I love almost any kind of shellfish, but Mark prefers clams over mussels. The waiter suggested a dish on the menu called “Date Shells.” What are they? I wondered if the dish contained dates – no way! We weren’t in the Middle East any more. It was a long thin shell, the waiter tried to explain, finally showing us with his pinkie, “like a finger.” Cooked with garlic … it sounded delicious. And, he said, it was a very special local dish. You can only get it here, not there. Pointing south. I wanted to know more, but he didn’t speak enough English.
The next morning, as we drove south along the coast, we saw what we thought might be date-shell farms – like the oyster farm in Drakes Bay, California, which the US government is trying to close down, but that’s another story. But why, I thought, were date shells so special? Was this the only place where they could be cultivated?
No matter how much you think you might know, you don’t know. We found out just how special date shells are when I Googled them the next day and came up with a blog article titled “Date-shells in Croatia – Culinary Sins,” which claims you can be fined as much as $6000 US just for ordering them (I don’t want to find out if this is true) as well as another site, Adriatic Sailor, which discusses why date shells are illegal:
Description of the species:
The date shell is a shellfish which lives along the entire rocky coast at depths from 0 to 20 metres. In rocks, it is distributed in two layers, of which one is on the surface and the other on the inside. By means of acid secretion, it burrows holes into lime rocks and inhabits them. It has an elongated and oval shape with thin shells of yellow-brown or chestnut colour. It takes about 80 years for them to grow to a length of 12 cm.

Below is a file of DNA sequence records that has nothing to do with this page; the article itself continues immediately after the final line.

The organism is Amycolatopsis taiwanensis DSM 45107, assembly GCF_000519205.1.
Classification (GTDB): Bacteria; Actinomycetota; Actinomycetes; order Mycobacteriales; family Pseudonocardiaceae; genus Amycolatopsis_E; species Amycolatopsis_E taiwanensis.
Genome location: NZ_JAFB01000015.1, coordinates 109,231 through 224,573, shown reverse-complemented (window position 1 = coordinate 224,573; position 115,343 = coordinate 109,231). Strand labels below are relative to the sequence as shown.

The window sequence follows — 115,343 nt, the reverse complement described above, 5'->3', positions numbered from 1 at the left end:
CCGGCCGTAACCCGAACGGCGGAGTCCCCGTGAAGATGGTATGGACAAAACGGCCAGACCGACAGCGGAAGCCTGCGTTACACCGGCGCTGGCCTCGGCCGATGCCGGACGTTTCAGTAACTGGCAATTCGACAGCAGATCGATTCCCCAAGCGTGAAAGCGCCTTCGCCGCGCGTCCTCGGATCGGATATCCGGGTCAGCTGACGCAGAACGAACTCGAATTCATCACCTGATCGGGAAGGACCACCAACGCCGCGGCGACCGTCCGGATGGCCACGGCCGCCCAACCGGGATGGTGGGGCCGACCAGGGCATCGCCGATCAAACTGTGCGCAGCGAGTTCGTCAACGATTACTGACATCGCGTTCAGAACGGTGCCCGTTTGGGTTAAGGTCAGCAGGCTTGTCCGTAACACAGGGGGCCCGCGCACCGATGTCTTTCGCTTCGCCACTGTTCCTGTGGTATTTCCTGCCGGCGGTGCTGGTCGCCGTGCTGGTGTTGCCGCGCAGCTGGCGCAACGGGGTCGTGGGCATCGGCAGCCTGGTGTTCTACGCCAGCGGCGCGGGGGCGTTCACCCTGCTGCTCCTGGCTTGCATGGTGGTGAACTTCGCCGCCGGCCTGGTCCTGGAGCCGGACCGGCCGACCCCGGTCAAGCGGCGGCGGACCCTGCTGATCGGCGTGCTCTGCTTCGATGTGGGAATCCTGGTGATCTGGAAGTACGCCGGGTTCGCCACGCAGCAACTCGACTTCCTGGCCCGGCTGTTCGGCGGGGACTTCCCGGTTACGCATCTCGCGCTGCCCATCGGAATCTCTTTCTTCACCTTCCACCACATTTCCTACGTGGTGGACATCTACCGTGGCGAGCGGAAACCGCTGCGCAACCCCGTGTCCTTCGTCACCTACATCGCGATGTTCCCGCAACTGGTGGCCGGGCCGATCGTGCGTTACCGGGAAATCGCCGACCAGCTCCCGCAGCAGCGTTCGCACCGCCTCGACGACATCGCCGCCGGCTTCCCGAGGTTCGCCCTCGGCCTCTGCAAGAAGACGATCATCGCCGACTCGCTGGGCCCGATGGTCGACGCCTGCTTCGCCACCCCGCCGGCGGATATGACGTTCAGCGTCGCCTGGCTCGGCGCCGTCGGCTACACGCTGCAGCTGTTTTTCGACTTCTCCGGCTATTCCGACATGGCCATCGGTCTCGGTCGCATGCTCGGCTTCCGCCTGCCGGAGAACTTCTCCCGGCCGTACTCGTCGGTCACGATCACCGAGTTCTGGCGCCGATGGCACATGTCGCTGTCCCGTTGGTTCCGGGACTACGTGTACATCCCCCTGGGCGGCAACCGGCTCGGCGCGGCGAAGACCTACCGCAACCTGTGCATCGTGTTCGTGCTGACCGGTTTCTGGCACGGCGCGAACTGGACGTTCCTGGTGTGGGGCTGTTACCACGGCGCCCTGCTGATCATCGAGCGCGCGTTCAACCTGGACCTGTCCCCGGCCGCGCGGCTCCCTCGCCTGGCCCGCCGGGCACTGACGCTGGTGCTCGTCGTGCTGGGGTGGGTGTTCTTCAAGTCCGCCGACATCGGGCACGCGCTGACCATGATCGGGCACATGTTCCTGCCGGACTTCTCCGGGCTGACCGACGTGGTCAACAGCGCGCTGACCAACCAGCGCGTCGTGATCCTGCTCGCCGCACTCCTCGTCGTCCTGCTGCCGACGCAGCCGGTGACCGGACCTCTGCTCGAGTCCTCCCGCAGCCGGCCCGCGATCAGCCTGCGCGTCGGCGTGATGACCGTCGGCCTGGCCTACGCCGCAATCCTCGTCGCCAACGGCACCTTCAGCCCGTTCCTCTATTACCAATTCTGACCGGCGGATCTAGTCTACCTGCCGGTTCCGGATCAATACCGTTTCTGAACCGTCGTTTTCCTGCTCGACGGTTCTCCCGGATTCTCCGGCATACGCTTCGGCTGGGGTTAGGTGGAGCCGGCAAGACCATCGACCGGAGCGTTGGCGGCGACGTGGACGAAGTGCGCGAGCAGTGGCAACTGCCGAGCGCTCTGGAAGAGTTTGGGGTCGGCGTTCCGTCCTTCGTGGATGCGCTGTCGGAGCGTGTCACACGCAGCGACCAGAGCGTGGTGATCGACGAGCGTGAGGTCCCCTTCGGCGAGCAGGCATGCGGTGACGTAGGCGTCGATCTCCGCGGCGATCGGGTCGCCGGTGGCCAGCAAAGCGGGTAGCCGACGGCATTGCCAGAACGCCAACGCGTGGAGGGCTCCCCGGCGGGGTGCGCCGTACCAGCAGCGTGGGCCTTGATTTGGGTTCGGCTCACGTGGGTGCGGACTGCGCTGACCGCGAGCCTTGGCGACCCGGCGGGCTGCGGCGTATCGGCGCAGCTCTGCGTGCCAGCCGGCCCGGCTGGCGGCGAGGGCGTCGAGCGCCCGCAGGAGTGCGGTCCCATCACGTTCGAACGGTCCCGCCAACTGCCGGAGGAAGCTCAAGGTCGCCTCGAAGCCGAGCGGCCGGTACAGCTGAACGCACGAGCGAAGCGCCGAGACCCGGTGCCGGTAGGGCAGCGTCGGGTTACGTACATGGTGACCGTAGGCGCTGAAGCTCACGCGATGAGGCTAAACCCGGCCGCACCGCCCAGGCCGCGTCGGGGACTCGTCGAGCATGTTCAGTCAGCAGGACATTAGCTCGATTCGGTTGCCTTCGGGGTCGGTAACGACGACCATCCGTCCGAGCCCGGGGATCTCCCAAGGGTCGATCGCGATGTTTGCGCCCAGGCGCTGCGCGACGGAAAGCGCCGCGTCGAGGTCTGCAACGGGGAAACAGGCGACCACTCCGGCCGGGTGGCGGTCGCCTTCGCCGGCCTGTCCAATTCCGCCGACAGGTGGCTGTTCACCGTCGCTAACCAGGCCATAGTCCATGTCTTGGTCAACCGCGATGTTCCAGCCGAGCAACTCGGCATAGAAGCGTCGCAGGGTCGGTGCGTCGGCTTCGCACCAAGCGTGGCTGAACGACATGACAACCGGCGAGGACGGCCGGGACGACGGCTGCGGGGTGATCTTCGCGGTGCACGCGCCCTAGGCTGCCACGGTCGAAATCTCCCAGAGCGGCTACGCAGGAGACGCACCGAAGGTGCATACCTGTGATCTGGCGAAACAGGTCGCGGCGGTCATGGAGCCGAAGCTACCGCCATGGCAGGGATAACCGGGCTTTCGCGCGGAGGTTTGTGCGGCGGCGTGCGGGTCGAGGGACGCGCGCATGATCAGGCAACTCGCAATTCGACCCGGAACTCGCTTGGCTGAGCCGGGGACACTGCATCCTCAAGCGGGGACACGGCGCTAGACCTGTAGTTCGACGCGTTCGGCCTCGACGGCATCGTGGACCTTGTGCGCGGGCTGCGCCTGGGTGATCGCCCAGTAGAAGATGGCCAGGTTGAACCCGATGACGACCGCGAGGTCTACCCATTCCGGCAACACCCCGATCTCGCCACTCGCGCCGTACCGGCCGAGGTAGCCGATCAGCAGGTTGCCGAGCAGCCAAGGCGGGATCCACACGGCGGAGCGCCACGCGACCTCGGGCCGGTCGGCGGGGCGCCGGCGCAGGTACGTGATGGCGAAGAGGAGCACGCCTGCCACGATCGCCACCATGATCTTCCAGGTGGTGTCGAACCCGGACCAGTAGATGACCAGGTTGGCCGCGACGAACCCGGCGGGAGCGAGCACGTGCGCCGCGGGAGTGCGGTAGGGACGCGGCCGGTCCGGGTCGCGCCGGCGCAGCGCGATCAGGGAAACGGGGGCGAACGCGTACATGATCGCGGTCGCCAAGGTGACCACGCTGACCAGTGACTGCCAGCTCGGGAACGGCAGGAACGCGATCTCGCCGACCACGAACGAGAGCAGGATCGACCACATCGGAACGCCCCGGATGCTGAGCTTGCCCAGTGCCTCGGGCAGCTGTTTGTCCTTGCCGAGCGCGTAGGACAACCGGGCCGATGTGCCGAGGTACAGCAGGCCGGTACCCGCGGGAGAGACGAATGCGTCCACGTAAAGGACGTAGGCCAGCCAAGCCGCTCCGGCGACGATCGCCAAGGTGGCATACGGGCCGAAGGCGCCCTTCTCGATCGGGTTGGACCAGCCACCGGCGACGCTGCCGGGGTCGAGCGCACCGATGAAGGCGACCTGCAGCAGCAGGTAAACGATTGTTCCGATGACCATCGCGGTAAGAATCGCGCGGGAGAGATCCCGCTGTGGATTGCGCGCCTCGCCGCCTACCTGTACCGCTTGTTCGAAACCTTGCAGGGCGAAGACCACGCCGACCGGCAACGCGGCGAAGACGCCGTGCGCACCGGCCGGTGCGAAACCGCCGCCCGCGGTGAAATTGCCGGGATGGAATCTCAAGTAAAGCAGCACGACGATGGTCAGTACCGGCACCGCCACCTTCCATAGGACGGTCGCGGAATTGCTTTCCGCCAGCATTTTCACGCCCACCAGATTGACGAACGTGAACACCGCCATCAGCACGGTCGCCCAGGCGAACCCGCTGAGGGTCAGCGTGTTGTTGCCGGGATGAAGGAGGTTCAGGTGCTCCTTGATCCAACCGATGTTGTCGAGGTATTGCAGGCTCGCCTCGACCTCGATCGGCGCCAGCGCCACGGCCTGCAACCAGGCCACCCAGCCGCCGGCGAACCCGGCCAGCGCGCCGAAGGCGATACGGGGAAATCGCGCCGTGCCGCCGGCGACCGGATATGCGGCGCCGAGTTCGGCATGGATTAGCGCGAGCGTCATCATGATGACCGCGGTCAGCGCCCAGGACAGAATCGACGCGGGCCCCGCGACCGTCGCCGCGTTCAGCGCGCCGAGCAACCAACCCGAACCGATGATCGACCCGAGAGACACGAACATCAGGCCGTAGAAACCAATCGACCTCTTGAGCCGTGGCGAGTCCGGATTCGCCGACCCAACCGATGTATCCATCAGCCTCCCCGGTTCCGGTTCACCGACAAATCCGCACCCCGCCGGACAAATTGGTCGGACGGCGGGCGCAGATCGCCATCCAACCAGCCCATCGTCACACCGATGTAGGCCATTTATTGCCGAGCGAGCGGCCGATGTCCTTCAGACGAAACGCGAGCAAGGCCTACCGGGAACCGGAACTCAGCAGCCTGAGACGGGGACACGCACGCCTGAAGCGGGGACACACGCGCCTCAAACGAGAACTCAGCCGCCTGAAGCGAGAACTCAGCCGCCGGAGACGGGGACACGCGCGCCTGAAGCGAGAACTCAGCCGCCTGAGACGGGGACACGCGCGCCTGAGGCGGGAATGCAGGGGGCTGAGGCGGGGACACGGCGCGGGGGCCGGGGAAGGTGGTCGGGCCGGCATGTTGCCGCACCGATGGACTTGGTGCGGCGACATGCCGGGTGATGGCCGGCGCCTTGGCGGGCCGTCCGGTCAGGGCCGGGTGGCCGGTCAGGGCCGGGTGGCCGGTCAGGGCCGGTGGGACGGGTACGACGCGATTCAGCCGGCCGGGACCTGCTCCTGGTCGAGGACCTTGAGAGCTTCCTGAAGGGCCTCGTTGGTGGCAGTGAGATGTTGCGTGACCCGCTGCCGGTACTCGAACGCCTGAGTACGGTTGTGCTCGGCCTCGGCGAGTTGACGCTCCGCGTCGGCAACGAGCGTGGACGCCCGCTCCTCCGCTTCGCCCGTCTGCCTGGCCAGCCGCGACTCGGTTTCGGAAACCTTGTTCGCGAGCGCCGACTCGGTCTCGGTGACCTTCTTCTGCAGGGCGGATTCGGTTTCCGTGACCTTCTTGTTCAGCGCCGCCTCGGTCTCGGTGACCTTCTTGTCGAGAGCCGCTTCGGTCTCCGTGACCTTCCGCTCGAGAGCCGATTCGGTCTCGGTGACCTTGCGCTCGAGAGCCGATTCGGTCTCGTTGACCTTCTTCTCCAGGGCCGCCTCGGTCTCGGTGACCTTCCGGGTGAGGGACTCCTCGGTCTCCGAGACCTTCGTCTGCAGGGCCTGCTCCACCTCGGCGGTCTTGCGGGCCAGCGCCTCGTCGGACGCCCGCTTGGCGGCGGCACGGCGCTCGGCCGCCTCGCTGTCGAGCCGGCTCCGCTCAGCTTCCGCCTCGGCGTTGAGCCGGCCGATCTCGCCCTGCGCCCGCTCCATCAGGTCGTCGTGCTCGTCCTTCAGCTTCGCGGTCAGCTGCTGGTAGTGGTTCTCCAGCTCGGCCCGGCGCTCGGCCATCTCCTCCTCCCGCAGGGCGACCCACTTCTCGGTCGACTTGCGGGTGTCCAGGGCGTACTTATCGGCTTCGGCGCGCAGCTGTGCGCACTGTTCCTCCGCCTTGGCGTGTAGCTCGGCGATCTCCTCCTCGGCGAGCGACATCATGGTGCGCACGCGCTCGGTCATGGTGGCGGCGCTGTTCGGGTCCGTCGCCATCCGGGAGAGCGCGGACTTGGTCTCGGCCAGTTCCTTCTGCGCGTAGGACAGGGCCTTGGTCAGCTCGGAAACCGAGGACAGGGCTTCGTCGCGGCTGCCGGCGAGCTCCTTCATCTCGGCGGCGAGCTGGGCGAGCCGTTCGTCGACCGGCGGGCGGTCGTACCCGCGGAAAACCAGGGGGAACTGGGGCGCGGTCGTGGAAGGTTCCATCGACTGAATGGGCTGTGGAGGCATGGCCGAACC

Reasons for threat:
It is a prized delicacy and due to excessive fishing, its populations have shrunk in certain areas. As it is necessary to break rocks in order to extract this shellfish, collecting them destroys large surfaces of rocky coast, the consequence being the destruction of habitats and reduction of biodiversity.
The species is strictly protected by the Ordinance on designating protected and strictly protected wild species (Official Gazette 7/06 and 99/09). According to the Ordinance on penalties for damage caused by illegal actions against protected animal species (Official Gazette 84/96), the penalty for killing a date shell is 50.00 kuna.
50 kuna is about $9.00 USD for each date shell. Apparently date shells are illegal in Croatia, but perhaps not in the little portion of the coast that Bosnia occupies. Either that, or maybe the regulations are not enforced in Bosnia? Who knows, but if we had Googled them on Mark’s smart phone (I don’t have Internet on my phone) we would have found out sooner. Live and learn.
In my opinion, any clam or mussel, or calamari, or shrimp, or anything else simmered in butter, olive oil and garlic and garnished with parsley is sublime. Why do you need to eat something just because it is a rare delicacy? I hope that, with the growing popularity of Croatia, they are able to balance and contain the fishing, wine production, and other human impacts that go with increased tourism. So many fishes and other fruits de mer that were once plentiful have become rare and expensive.
We had partly cloudy weather for the drive to Dubrovnik, which meant we were treated to some sunshine and bits of good photo opportunity. We drove through a wetland area that was cultivated extensively, and I noted that some of the heavily forested hillsides are being cleared and planted with grapevines, reminding me again of California.